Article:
WEALTH INSIGHTS

Relationship banking: the business owner benefits

Why It pays to build rapport with a Private Banker

It's a good time to be a business owner — especially if you're seeking access to short-term capital. With rapid growth in the fintech sector, there's no shortage of on-demand capital for your business. However, there's a catch. While companies such as Square, OnDeck and Paypal Capital tout their loose online application process and quick access to cash, the short-term loans they offer often come with hefty fees and high interest rates.

In many respects, using a fintech company is the exact opposite of relationship banking. Online lenders don't need to rely on the existence of a relationship with the borrower, beyond their ability to use their platform and qualify for a loan. And given their focus on volume, they often cannot develop a complete understanding of the borrower's financial situation and, consequently, often cannot issue customized debt products. As a result, borrowers can end up with an expensive debt facility that's ill-suited to their needs.

Bob Babine, Partner and Certified Public Accountant (CPA) with Edelstein & Co., noted that these debt products can create a strain on cash flow, which can often lead people to re-up on these loans. This compounds loan sizes and results in reduced deposits from point of sale transactions and an overall higher cost of capital.

"When they re-up on the loan, they pay an additional fee and sometimes they don't get the full amount," Babine said. "For example, if you already have a loan balance of $25,000 and you request a loan of $50,000, some lenders just deposit an additional $25,000 and charge a full fee — or slightly less — extending out the amortization period and potentially increasing the factor rate and lower deposits received from credit card sales."

Personal relationships still matter

While privately held business owners have many loan providers to consider, when it comes to borrowing from a traditional lender, relationship banking still matters. Yet these associations take time to build and nurture. Business owners without a connection with their banker often find themselves running out of time and are forced to use the quickest financing options available, which in today's marketplace means borrowing from a costly fintech company.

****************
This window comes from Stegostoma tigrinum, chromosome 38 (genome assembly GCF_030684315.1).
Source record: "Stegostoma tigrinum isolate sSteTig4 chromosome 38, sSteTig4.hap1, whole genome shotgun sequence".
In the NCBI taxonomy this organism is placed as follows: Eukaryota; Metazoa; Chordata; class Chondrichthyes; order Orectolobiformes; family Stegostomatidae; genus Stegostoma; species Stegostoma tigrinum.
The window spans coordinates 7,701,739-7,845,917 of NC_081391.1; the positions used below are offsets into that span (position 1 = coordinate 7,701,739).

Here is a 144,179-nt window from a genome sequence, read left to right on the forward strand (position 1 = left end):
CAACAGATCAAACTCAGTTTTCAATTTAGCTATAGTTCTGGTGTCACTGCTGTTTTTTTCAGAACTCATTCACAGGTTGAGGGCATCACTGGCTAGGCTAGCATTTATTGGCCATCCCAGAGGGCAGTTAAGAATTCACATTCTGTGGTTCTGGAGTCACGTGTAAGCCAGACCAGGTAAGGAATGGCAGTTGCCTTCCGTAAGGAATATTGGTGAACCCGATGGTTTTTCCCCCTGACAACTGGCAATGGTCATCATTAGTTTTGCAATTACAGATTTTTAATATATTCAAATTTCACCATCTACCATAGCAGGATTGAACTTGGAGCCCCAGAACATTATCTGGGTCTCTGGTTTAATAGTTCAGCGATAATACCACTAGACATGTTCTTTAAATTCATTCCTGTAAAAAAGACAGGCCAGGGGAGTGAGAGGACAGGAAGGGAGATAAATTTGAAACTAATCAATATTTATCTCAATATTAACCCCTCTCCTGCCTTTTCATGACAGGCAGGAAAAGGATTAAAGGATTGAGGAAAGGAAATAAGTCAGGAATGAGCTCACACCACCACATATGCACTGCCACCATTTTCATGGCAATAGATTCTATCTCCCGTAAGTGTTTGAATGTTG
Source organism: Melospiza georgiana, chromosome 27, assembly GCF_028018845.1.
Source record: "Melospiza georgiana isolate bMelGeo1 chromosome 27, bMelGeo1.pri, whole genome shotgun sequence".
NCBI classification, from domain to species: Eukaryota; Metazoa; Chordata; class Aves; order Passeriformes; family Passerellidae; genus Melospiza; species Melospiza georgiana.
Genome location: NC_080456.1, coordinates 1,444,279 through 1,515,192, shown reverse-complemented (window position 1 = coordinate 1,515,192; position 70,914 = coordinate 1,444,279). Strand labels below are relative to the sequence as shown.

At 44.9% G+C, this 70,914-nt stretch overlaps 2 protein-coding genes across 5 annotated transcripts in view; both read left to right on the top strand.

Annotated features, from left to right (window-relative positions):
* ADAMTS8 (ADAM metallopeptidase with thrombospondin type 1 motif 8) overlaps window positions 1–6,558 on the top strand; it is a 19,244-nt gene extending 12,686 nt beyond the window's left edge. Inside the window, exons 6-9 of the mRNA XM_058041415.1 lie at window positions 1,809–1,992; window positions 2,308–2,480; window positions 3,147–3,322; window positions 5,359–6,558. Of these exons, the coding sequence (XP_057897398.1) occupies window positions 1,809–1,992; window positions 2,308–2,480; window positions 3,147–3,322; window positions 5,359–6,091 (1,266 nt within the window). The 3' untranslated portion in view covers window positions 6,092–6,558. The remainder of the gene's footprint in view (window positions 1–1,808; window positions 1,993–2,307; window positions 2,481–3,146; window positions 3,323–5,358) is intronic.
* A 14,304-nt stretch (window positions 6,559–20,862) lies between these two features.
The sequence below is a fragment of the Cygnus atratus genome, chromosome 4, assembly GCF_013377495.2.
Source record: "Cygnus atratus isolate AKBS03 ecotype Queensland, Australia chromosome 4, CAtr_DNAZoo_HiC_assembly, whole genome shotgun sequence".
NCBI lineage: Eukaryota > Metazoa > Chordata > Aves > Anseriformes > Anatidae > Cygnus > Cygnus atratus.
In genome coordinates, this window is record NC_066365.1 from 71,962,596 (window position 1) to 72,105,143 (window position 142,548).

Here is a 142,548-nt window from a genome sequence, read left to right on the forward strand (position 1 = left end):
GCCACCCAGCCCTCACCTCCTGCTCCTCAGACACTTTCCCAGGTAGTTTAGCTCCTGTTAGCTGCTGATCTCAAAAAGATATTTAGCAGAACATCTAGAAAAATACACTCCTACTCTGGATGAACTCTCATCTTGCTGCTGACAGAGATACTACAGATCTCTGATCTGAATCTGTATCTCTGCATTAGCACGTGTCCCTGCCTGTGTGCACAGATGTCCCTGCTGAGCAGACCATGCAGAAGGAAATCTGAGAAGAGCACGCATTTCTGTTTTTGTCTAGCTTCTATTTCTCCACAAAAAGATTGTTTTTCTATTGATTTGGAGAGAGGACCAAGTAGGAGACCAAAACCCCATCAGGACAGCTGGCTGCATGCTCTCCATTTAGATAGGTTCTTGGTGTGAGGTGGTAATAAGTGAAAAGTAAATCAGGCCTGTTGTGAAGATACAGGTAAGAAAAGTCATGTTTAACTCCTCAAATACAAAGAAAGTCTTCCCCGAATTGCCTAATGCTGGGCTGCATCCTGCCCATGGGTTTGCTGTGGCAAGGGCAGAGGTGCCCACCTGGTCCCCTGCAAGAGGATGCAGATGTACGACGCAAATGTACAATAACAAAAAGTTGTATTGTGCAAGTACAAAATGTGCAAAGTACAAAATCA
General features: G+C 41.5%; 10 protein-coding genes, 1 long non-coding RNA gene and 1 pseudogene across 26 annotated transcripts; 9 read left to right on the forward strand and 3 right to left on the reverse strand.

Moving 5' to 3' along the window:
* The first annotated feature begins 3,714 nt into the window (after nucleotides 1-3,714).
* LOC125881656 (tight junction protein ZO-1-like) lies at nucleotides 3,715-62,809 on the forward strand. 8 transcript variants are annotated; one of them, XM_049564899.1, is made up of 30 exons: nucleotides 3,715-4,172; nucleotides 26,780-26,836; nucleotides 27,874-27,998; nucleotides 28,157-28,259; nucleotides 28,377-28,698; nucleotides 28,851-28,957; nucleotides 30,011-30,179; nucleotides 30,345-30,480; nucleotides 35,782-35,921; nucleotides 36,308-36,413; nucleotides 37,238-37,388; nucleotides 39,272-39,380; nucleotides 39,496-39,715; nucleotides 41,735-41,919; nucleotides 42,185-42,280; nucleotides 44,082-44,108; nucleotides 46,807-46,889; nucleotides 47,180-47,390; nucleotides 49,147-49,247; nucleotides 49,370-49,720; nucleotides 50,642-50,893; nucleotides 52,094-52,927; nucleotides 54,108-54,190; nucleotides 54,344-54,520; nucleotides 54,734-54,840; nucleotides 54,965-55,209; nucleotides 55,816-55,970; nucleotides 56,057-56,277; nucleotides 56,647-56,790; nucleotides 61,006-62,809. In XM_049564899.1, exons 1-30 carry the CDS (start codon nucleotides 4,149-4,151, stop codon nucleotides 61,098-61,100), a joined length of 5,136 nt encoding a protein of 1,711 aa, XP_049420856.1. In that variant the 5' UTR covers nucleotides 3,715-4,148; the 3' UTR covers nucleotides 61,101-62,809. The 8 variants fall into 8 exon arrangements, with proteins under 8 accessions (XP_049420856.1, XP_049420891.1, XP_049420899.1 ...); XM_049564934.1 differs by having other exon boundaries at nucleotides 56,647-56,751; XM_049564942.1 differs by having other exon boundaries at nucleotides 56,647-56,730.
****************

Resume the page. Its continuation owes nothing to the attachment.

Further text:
To avoid this, it makes sense to engage a CPA to prepare a budget detailing the firm's future cash needs long before a company needs access to capital. Having a skilled CPA available to conduct an analysis and answer a bank's questions can play a critical role in helping a borrower secure funding. For example, if a business operates a manufacturing facility:

  • Does it have enough cash for inventory purchases to expand sales?
  • Is there enough cash to manage seasonality trends?
  • Can it cover short-term obligations while investing in other areas of the business?
  • Does it have enough cash to support large increases in inventory or a temporary shutdown while transitioning to a new space?

With the luxury of time, a CPA can run a multitude of scenarios to test assumptions about the future of the business and arrive at the most financially compelling options to pursue.

Face-to-face meetings

Next, when there's no immediate pressure to approve a pending loan application, scheduling a meeting between the CPA, business owner and their banker to review the forecasts helps educate the bank on the business and its needs.

"Having regular face-to-face meetings with your banker helps to build trust," David Donahue, a Vice President and Commercial Loan Officer with SVB Private, said. "It is critical that a banker understands a business's growth strategy, and that a business owner has confidence that the bank can help execute that plan when the time comes. That includes having a banker and CPA that aren't afraid to say that you're taking on too much debt or the strategy is too aggressive."

In addition to building rapport between the business owner and the bank, having a meeting also builds trust between the CPA and the lender. Afterward, it may make sense to schedule a follow-up for the banker to visit the company's facilities and review its financial records.

"Beyond having a strong relationship, it's crucial that you work with professionals that have the expertise to properly structure your credit needs," Donahue said. "Rarely do business plans unfold as perfectly as they were drawn up, and when they don't, having some cushion in a credit structure is key."

Know the difference

When it comes time to apply for a loan, the banker's familiarity with the business and the prospective borrower, coupled with the CPA's analysis, will create a compelling case to fund a loan with highly competitive terms.

"It's important to understand the difference between bank products like a loan or line of credit and lending from fintech," Babine said. "This is why it's best to have a lending relationship with a banker who can help guide a business owner down the right path."

So, while the fintech sector continues to push its business loans aggressively, you don't have to settle for a quick application process with exorbitant terms. There's a long-term alternative, a relationship with a financial partner who will assess your unique needs.

The views expressed in the article are those of the author and/or person interviewed and do not necessarily reflect the views of SVB Private or other members of Silicon Valley Bank Financial Group. The materials on this website are for informational purposes only, are subject to change and do not take into account your particular investment objective, financial situation or need. Since each client’s situation is unique, you should consult your financial advisor and/or tax planning professional before acting on any information provided herein